A fireplace, whether decorative or functional, is usually the focal point in any room. One thing that all types of fireplaces have in common is that they should be cleaned regularly for safety. Additional cleaning may be needed for the surrounding finishes to remove dust and soot.
Equipment / Tools
- Dropcloth or tarp
- Metal bucket or trash can
- Shovel or trowel
- Plastic buckets
- Spray bottle
- Rubber gloves
- Eye protection
- N-95 mask
- Handbroom or new paintbrush
- Dishwashing liquid with grease cutters
- Table salt
- Distilled white vinegar
- Household ammonia
- Powdered pumice
- Trisodium phosphate
- Fireplace glass cleaner
How to Clean a Wood-Burning Fireplace
The cleaning frequency for a wood-burning fireplace depends on how often it is used. Ashes should always be removed at the end of the fire season, which is also a good time to clean the firebox bricks and fireplace surround.
Remove Ashes and Debris
Always allow ashes and debris in the fireplace to cool completely before attempting to remove them. Place a dropcloth on the floor to protect it from soot, especially if you have carpet. Use a shovel or trowel to place the ashes in a metal—never plastic—bucket. Dispose of them properly or use them to supplement garden soil.
Empty the Firebox and Vacuum
Once the ashes are gone, remove any andirons and grates. Use a shop vacuum to get rid of any remaining ashes in the firebox. Follow one of the cleaning methods below for removing soot and odor from the firebricks. Vacuum the hearth, mantle, and fireplace surround as well.
Conduct a Yearly Chimney Inspection and Cleaning
Creosote builds up in the flue and chimney each time wood is burned. The chimney should be inspected and cleaned at least yearly to reduce the risk of accidental fires. Consider adding a cap to prevent animals and birds from building nests in the chimney.
How to Clean a Gas Fireplace
Give a gas fireplace a good cleaning at the beginning and end of the winter season to remove any hazards to operation.
Turn off the Gas Line and Disassemble the Unit
Turn off the flow of gas to the unit and make sure the pilot light is no longer lit. Wait a few minutes to allow any gas fumes to dissipate before you continue working. Spread out a dropcloth and remove any protective coverings like glass doors or screens. After noting how the unit is assembled, carefully remove the logs and the burner unit.
Vacuum Away Dust
Lava rocks and glass stones collect lots of dust. Use a shop vac or a vacuum with a hose attachment to clean each rock. If the rocks are small, attach a piece of cheesecloth or nylon net to the end of the hose nozzle with a rubber band. The dust can get through but the rocks can't.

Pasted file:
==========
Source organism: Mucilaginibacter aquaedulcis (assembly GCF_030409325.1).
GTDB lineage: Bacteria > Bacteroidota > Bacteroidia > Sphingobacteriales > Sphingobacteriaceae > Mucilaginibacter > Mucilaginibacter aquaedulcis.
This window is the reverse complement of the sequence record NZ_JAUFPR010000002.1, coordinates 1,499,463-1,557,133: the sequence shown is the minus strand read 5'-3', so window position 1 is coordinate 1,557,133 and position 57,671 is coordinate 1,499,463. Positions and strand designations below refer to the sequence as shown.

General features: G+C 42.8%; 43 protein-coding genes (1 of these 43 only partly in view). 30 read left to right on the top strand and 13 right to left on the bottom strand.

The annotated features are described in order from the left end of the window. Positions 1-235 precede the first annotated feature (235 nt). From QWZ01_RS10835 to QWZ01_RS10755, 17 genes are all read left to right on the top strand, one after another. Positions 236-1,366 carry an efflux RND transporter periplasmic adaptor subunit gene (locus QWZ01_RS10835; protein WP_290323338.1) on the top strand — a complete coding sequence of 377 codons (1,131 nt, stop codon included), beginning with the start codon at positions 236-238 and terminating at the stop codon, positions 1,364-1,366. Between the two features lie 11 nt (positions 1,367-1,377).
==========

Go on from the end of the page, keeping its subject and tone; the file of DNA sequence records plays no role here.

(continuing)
Once the rocks are clean, vacuum the firebox to capture dust and cobwebs. Use an old cloth to wipe down the pilot light and gas line components.
Clean and Inspect the Unit
You may want to take the components outside for cleaning to prevent the spreading of dust and soot in your home. Use a hand broom or a clean paintbrush to brush away dust. Inspect each log and the burner unit for cracks or clogs in vent holes.
How to Remove Soot Stains From Brick, Stone, and Walls
Both wood-burning and gas fireplaces can produce soot if they are not vented properly. Depending on the severity of the stains, there are several ways to remove soot stains from brick, stone, and walls. Start with the mildest method and progress to stronger cleaners.
Detergent and Salt Method
Add two tablespoons of dishwashing liquid with grease cutters to a bucket containing one gallon of warm water. Fill the second bucket with one gallon of cool water and one cup of distilled white vinegar. Fill a spray bottle with plain water and spritz the stained areas.
Dip a scrub brush into the soapy solution and sprinkle it liberally with table salt. The salt will act as a mild abrasive to loosen the soot from the brick as you scrub. Use one sponge to wipe away the cleaning solution and loosened soot. Dip the second sponge in the water and vinegar solution and wipe down the cleaned area. The vinegar will help remove any soapy residue and dispel smoky odors.
Detergent, Ammonia, and Pumice Method
If the dishwashing liquid and salt didn't remove the soot, add 1/4 to 1/2 cup of household ammonia to the detergent and water solution. Substitute fine-ground powdered pumice (available at hardware stores or online) instead of salt to sprinkle on the scrub brush.
Follow the same steps as the salt method for cleaning and rinsing. Be sure that the room is well-ventilated, because ammonia fumes can be powerful.
Trisodium Phosphate (TSP) Method
Mix 1/2 cup of TSP per one gallon of hot water in a bucket. Fill the second bucket with plain cool water. Wearing rubber gloves, dip the scrub brush in the TSP solution and scrub. Use a damp sponge to wipe away the soot. Finish by dipping a clean sponge in the plain water for a final rinse. TSP is toxic to the environment and will damage plants. Contact your local municipality for information on proper disposal.
TSP is highly toxic and must be used with care. Full protective gear—rubber gloves, eye protection, and a respiratory mask—is required. The area must be well-ventilated and ceramic tile, metal, fabrics, carpets, and painted surfaces must be protected from damage.